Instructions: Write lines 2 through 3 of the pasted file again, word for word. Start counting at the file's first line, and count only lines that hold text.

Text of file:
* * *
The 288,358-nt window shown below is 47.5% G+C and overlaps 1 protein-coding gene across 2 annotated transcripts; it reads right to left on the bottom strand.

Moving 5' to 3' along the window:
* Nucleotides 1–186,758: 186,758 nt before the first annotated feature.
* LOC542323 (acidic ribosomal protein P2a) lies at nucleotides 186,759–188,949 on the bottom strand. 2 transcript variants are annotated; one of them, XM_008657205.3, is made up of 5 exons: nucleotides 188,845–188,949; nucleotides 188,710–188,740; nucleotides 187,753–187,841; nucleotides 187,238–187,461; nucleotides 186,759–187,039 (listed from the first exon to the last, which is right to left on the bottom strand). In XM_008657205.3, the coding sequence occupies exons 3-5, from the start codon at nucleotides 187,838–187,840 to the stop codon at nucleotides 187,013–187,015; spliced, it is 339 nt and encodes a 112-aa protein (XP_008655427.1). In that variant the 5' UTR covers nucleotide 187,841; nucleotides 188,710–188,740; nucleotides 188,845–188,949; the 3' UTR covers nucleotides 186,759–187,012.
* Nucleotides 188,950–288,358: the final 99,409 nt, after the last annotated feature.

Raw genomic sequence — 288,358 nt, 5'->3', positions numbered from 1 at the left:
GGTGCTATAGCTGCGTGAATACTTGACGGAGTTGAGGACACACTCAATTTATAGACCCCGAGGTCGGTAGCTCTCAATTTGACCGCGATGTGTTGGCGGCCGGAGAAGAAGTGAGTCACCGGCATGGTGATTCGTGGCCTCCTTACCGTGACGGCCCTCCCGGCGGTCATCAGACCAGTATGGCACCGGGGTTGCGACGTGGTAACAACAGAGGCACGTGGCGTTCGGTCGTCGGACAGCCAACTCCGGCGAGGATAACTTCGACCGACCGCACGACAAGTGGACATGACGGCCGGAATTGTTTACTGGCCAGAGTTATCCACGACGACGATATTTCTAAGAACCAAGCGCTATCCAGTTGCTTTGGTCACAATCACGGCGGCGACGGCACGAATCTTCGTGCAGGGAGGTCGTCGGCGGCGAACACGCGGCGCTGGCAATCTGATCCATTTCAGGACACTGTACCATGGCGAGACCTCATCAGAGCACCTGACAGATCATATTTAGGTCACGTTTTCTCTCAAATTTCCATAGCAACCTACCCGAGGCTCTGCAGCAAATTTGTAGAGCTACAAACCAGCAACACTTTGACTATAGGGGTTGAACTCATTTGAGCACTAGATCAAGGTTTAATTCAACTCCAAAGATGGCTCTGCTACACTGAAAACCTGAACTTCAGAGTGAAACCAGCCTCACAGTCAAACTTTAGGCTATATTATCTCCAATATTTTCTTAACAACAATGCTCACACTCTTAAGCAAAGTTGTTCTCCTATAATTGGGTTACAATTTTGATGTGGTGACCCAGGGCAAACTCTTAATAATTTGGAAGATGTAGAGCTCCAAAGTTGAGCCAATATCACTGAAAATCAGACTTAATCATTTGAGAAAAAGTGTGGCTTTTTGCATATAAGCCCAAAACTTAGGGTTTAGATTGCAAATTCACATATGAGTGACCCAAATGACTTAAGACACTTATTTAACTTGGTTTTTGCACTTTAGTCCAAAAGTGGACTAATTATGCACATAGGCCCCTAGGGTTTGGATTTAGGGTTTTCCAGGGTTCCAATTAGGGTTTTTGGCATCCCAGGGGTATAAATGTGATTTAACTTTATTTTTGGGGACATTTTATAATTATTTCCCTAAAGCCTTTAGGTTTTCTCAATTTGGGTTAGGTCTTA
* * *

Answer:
Moving 5' to 3' along the window:
* Nucleotides 1–186,758: 186,758 nt before the first annotated feature.